“There has been this incredible increase in homeschooling since the COVID pandemic, and so that may have falsely inflated the vaccine rates in the [report],” added Dr. Husmann, who is based in rural Texas.

Conventional Vaccines vs. COVID-19 Vaccines

Some doctors are now troubled by the risks posed by declining rates of conventional vaccinations and the potential for increased outbreaks due to vaccine-preventable diseases like polio.

Dr. Meissner said, “At this time, it is important for parents to consider a distinction between the benefits versus risks of the pediatric COVID vaccines and other childhood vaccines that have successfully controlled many infectious diseases.”

Dr. Schaffner agreed, adding that children are encouraged to get immunized against COVID-19 and that more public health work is needed to encourage conventional vaccine takeup.

“Measles, polio, diphtheria, for example, are vague concepts to [parents]. And so, these diseases are not known, therefore not respected or even feared, leading to questions about the vaccine,” Dr. Schaffner said.

“I tell current medical students that before we had measles vaccine available in the United States, back in the 1960s, there were 400 to 500 children that died annually in the United States, secondary to measles and its complications,” he explained. “Their jaws drop. They have no idea.”

However, some doctors have become more cautionary about childhood vaccine recommendations, fearing denial and the potential coverup of side effects.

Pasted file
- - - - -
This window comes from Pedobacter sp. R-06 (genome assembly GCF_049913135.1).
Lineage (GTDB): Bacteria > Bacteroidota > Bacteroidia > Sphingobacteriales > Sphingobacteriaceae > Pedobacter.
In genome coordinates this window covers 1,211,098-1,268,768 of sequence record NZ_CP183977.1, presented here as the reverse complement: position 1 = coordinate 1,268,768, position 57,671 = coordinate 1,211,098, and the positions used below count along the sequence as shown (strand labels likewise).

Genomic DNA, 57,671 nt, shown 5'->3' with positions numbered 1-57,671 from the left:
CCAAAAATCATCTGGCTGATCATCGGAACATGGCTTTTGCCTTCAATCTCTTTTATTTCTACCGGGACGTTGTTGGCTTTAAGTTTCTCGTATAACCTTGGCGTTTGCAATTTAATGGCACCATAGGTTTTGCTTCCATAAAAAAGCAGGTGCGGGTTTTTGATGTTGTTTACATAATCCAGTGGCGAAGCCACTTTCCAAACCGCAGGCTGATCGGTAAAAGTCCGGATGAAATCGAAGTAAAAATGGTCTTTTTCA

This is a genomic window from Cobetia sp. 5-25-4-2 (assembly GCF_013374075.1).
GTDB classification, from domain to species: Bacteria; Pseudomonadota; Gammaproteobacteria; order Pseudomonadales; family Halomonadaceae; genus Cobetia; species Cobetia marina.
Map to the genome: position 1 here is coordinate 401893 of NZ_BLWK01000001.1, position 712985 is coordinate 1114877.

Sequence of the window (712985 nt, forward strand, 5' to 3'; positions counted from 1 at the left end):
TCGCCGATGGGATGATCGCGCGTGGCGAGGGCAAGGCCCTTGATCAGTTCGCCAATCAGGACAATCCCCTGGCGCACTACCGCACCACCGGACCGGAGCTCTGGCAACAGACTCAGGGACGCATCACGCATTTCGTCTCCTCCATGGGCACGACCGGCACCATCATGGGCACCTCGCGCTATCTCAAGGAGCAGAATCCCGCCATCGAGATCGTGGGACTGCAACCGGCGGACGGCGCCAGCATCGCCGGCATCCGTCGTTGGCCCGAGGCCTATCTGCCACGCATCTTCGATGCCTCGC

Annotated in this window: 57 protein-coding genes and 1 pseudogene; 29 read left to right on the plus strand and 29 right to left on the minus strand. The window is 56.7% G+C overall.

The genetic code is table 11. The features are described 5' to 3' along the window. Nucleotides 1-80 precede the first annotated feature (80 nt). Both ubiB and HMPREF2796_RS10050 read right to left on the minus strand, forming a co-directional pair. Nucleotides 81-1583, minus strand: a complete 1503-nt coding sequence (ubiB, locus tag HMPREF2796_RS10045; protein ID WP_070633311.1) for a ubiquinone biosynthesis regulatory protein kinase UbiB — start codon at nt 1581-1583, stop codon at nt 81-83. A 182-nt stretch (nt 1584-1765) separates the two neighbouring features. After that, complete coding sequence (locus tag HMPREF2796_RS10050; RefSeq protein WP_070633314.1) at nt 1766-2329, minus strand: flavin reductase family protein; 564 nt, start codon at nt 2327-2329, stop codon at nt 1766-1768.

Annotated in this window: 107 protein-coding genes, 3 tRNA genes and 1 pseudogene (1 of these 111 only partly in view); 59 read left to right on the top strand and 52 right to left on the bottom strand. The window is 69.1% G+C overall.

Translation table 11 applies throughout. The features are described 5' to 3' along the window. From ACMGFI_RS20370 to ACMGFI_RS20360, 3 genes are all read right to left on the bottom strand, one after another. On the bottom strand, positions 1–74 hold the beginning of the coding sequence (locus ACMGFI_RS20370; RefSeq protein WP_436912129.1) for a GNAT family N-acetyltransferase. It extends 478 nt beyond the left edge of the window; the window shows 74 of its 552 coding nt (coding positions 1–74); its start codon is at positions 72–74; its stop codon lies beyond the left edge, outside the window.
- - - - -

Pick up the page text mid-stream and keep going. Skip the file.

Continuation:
“There is a potential public health concern when children remain fully unvaccinated for all traditional childhood vaccines,” pediatrician Dr. Renata Moon, who previously worked as a professor of medicine at the University of Washington, wrote to The Epoch Times. “[But] the question on everyone’s mind is, ‘what safety data do we have for each childhood vaccine?’

“Many parents who used to follow the traditional childhood vaccination schedule have stepped back from vaccinating their children altogether. They have lost trust in recommendations from public health agencies and are taking a ‘safer to wait’ approach,” she added.

Dr. Cardenas echoed Dr. Moon with a similar statement. “I used to be 100 percent vaccinated,” she said, adding that the COVID era has made her realize she needs to do more research, and has similarly taken the safer-to-wait approach for now.

Dr. Husmann added that immunization does not guarantee a complete elimination of outbreaks, explaining that there have been measles outbreaks among both vaccinated and unvaccinated people.

In 2003, a measles outbreak occurred in a highly vaccinated boarding school in Pennsylvania. The school had a vaccination rate of 95 percent. Out of nine laboratory-confirmed cases of measles, only two were unvaccinated.

Other cases demonstrate the opposing scenario. In December 2022, a measles outbreak occurred in central Ohio. The jurisdiction estimated an immunization rate of 80 percent to 90 percent, yet of the 73 children infected, most (67) were unvaccinated.

The centuries-long recommendation to vaccinate stems from the notion that there is no trade-off for immunity against infectious disease. However, Drs. Husmann and Cardenas argue that childhood vaccines may also present long-term risks that are not well-known and rarely discussed.